wtf

Opinion: US Internet Censorship Could Cripple Online Music Web; Where to Find Out More, Where to Act

If you haven’t been following the (excellent) coverage elsewhere, just how bad is the “Firewall of the United States,” the draconian Internet dystopia misguided legislation in the US proposes to create? That legislation is so vague, so far-reaching, so poorly-designed, that it potentially threatens all kinds of sites musicians regularly use. And little wonder: a backwards legislation process in the US has locked out the very Internet and tech companies that have until now been glimmers of hope in a stagnant US economy. The crux of this issue is the impact on legal sites, and democracy and speech online. For …

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As Gaming Faces Supreme Court Case, Music Industry Defends Free Speech

Music or games – free speech is free speech, say legal, advocacy, and industry groups. Photo (CC-BY-SA) FHKE. A California ban of the sale of violent video games to minors may not seem relevant to the world of music on first blush. But the music industry, joining everyone from software makers to legal groups to state Attorneys General, feels otherwise. Overzealous restriction of the sale of games, these groups say, is tantamount to an attack on rights of free speech protected by the United States Constitution. And while the California law would make a separate set of rules for gaming, …

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RIAA Website: Portrait of an Industry Group Out of Touch with its Own Interests

This Website is brought to you by Chicken Little and Bad Cop. Much of the debate online about the record industry has devolved – with quite a lot of help from the misguided message of the US trade group, the RIAA – into a debate about piracy. It winds up being something dumb, like, “Piracy is evil!” “No, piracy is great!” Wow, this should be a really insightful discussion – I can’t wait! Piracy is, pure and simple, “loss prevention.” People often laugh off the comparison between piracy and things like shoplifting. But I think that comparison isn’t made enough …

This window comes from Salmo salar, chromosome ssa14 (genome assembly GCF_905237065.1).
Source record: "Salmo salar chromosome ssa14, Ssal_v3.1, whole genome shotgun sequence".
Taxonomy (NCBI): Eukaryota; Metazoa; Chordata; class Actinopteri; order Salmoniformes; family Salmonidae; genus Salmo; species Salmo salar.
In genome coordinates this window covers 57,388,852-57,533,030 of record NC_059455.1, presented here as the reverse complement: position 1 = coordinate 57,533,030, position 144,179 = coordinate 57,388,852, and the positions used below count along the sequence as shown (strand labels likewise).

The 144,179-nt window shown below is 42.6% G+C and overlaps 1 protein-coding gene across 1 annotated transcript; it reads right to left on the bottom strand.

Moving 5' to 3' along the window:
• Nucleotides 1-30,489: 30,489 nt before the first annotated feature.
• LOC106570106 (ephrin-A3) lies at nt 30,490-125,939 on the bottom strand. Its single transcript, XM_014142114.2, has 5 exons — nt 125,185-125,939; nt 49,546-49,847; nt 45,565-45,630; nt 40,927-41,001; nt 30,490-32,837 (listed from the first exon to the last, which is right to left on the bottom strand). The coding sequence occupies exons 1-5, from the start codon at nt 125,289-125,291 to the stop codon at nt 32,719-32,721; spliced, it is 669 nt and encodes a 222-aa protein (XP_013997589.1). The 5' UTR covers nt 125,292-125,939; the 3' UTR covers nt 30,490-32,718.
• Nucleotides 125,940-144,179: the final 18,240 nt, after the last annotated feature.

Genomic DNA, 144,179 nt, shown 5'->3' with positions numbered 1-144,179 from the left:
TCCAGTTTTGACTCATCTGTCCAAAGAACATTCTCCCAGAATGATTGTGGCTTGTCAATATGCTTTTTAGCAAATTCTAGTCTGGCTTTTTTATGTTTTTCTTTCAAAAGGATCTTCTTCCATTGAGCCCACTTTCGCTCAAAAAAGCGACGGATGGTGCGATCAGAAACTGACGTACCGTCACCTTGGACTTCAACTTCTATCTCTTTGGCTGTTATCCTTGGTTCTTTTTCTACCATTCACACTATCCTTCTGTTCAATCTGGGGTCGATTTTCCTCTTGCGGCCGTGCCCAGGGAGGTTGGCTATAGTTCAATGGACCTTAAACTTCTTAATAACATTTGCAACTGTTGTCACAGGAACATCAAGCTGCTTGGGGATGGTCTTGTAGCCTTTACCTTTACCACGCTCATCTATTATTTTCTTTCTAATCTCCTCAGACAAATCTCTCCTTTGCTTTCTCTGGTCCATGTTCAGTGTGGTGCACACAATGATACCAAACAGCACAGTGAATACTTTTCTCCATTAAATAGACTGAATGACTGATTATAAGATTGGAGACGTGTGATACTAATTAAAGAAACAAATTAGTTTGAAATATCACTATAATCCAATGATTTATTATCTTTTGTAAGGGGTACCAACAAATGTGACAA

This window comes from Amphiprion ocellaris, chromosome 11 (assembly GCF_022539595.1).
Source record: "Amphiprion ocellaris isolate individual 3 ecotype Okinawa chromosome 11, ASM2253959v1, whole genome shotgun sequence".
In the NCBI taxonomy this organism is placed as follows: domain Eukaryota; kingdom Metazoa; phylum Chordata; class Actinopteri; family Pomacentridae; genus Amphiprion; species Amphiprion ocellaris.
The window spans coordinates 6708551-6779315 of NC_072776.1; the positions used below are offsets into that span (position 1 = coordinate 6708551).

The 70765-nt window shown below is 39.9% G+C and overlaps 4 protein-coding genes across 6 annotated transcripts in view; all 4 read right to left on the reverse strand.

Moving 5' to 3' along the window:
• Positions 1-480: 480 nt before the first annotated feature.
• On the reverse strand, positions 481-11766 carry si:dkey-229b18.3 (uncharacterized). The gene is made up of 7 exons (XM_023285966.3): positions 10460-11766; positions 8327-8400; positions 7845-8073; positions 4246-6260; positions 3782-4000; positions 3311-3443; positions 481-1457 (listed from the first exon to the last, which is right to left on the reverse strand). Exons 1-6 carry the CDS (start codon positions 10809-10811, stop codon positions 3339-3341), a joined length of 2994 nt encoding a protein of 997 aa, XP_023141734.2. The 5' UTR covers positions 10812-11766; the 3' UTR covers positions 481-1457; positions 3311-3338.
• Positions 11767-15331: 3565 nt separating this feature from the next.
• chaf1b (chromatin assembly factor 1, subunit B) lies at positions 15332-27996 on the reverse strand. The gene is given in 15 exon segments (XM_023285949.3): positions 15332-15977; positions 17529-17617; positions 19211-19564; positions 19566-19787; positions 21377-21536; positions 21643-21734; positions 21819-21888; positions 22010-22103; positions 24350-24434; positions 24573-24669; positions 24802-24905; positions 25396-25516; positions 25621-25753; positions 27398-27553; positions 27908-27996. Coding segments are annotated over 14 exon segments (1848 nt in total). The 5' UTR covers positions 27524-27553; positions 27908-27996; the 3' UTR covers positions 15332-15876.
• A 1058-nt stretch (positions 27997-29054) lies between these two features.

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Judge to Record Industry: Lay off Mom and Dad’s Computer, For Now

Harvard’s Legion of Legal Super-Heroes. They can lock arms and emit a powerful beam of Legal Logic that can defeat any foe. Yeah, okay, I’m glad I’m not in law; these look like the sorts of people who would beat me. What happens when people targeted by record industry legal intimidation fight back? What if they not only defend themselves, but go on the offensive, counterclaiming the industry is abusing the law and legal process? What if courts decide the industry really can’t hijack an unrelated PC belonging to someone’s Mom and Dad? That’s what’s at stake in a case …

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Harvard Students Defend Privacy Against RIAA; Industry Pushing Campus Licenses?

Reflecting Harvard: a bike passes through Cambridge. Photo (CC) sandcastlematt. Music DRM may be a thing of the past, online sales may be growing, but that doesn’t mean the U.S. record industry has missed a beat in its ongoing legal and lobbying campaign against music piracy online. The latest battle starts today in Rhode Island federal court. The difference this time: the RIAA and record companies will have to face a Harvard Law prof and his students. Prof. Charles Nesson and his team allege the industry is abusing the court system, unfairly making “examples” out of the people they’re suing, …